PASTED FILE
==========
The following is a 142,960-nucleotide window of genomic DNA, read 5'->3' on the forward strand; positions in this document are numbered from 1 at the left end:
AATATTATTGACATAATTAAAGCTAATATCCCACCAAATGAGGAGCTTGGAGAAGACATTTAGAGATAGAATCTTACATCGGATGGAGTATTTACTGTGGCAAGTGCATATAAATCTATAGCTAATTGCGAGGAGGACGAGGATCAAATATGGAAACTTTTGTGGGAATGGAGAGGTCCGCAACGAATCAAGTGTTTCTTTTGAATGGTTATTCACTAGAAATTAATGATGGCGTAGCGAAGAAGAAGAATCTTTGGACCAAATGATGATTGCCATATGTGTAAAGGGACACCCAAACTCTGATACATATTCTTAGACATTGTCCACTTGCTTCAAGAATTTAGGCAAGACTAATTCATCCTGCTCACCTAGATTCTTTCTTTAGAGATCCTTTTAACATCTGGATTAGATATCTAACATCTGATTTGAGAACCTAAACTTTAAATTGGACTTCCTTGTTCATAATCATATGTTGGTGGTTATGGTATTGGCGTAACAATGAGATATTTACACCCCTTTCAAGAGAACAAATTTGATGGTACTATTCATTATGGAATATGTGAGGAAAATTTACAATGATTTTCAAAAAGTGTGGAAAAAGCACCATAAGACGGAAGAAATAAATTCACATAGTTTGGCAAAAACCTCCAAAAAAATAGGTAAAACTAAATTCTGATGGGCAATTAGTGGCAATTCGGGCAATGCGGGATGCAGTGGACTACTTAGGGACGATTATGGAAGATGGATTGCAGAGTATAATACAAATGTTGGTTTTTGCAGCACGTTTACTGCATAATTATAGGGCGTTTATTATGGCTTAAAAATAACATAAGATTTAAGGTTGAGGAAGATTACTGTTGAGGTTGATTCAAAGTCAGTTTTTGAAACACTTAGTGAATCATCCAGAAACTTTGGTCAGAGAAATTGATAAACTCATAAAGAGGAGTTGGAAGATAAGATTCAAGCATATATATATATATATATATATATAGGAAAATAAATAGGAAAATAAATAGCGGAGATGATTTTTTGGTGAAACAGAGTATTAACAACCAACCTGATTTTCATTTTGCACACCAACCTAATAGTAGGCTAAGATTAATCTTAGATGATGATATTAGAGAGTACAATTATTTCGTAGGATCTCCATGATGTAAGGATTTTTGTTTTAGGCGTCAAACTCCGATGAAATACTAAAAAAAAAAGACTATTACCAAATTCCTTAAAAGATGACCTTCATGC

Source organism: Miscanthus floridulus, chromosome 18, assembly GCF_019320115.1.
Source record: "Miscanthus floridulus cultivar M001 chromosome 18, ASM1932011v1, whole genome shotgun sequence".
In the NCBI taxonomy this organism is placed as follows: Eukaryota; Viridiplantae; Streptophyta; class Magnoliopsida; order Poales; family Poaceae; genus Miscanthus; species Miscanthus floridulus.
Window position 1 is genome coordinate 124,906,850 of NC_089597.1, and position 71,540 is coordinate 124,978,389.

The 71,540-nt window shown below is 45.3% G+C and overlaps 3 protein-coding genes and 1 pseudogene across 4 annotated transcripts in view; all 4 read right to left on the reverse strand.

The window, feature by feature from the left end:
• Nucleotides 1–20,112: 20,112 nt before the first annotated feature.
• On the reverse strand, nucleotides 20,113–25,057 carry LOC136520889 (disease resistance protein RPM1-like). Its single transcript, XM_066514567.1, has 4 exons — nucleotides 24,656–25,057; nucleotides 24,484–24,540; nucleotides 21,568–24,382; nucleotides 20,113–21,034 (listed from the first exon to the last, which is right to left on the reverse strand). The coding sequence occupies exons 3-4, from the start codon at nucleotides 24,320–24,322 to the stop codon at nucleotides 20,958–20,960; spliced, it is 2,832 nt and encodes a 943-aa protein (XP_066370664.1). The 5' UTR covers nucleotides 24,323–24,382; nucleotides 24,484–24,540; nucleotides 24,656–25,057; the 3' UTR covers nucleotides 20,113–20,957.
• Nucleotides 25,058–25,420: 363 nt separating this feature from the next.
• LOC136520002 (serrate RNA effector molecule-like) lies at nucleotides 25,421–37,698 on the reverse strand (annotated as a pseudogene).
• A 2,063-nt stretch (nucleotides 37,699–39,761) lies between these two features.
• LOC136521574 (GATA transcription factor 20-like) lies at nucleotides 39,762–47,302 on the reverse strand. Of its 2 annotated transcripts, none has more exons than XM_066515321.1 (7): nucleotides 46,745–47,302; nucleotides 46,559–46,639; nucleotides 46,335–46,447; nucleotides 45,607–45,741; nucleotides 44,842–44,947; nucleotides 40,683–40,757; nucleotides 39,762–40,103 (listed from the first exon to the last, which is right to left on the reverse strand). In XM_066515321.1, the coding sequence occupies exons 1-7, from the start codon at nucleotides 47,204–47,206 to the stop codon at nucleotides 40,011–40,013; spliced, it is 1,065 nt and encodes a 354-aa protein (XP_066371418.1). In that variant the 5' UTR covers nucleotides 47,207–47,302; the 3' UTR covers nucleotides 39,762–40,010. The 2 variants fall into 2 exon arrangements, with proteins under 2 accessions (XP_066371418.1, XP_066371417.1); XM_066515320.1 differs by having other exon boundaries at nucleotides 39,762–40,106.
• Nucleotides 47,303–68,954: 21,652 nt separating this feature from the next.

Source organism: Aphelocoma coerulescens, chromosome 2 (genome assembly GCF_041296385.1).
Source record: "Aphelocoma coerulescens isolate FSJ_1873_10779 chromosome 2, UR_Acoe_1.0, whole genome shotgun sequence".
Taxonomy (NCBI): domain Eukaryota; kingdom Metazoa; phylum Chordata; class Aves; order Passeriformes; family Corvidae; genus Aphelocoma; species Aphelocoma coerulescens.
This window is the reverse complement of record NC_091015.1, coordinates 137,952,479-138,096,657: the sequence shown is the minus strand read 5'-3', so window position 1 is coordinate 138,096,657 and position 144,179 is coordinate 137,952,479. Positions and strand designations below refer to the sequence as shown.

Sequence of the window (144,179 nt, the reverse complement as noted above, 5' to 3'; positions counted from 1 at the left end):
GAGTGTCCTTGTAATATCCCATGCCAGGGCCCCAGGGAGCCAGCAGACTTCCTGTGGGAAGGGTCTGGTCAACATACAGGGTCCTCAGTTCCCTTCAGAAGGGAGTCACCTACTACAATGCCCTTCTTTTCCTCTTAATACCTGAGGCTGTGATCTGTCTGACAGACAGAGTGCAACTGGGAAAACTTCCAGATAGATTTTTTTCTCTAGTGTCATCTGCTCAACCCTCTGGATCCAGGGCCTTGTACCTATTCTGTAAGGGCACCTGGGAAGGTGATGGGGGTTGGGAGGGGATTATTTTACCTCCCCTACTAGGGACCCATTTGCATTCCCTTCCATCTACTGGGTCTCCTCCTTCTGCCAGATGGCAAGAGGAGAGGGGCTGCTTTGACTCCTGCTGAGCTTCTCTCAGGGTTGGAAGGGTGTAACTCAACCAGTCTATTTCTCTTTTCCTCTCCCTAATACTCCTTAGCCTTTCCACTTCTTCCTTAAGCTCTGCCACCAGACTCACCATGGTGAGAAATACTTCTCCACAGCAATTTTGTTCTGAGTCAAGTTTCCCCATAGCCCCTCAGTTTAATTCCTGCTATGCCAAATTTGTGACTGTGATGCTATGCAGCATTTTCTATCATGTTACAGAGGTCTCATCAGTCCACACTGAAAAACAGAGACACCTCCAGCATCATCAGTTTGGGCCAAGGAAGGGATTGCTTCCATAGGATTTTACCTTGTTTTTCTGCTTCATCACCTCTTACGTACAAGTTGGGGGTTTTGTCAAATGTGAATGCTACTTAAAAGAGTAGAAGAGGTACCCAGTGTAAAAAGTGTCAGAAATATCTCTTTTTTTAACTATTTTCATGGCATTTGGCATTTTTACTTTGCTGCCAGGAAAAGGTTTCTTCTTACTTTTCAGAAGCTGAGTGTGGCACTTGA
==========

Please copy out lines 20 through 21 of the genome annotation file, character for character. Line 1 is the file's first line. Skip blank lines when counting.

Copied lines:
Sequence of the window (144,179 nt, the reverse complement as noted above, 5' to 3'; positions counted from 1 at the left end):
GAGTGTCCTTGTAATATCCCATGCCAGGGCCCCAGGGAGCCAGCAGACTTCCTGTGGGAAGGGTCTGGTCAACATACAGGGTCCTCAGTTCCCTTCAGAAGGGAGTCACCTACTACAATGCCCTTCTTTTCCTCTTAATACCTGAGGCTGTGATCTGTCTGACAGACAGAGTGCAACTGGGAAAACTTCCAGATAGATTTTTTTCTCTAGTGTCATCTGCTCAACCCTCTGGATCCAGGGCCTTGTACCTATTCTGTAAGGGCACCTGGGAAGGTGATGGGGGTTGGGAGGGGATTATTTTACCTCCCCTACTAGGGACCCATTTGCATTCCCTTCCATCTACTGGGTCTCCTCCTTCTGCCAGATGGCAAGAGGAGAGGGGCTGCTTTGACTCCTGCTGAGCTTCTCTCAGGGTTGGAAGGGTGTAACTCAACCAGTCTATTTCTCTTTTCCTCTCCCTAATACTCCTTAGCCTTTCCACTTCTTCCTTAAGCTCTGCCACCAGACTCACCATGGTGAGAAATACTTCTCCACAGCAATTTTGTTCTGAGTCAAGTTTCCCCATAGCCCCTCAGTTTAATTCCTGCTATGCCAAATTTGTGACTGTGATGCTATGCAGCATTTTCTATCATGTTACAGAGGTCTCATCAGTCCACACTGAAAAACAGAGACACCTCCAGCATCATCAGTTTGGGCCAAGGAAGGGATTGCTTCCATAGGATTTTACCTTGTTTTTCTGCTTCATCACCTCTTACGTACAAGTTGGGGGTTTTGTCAAATGTGAATGCTACTTAAAAGAGTAGAAGAGGTACCCAGTGTAAAAAGTGTCAGAAATATCTCTTTTTTTAACTATTTTCATGGCATTTGGCATTTTTACTTTGCTGCCAGGAAAAGGTTTCTTCTTACTTTTCAGAAGCTGAGTGTGGCACTTGA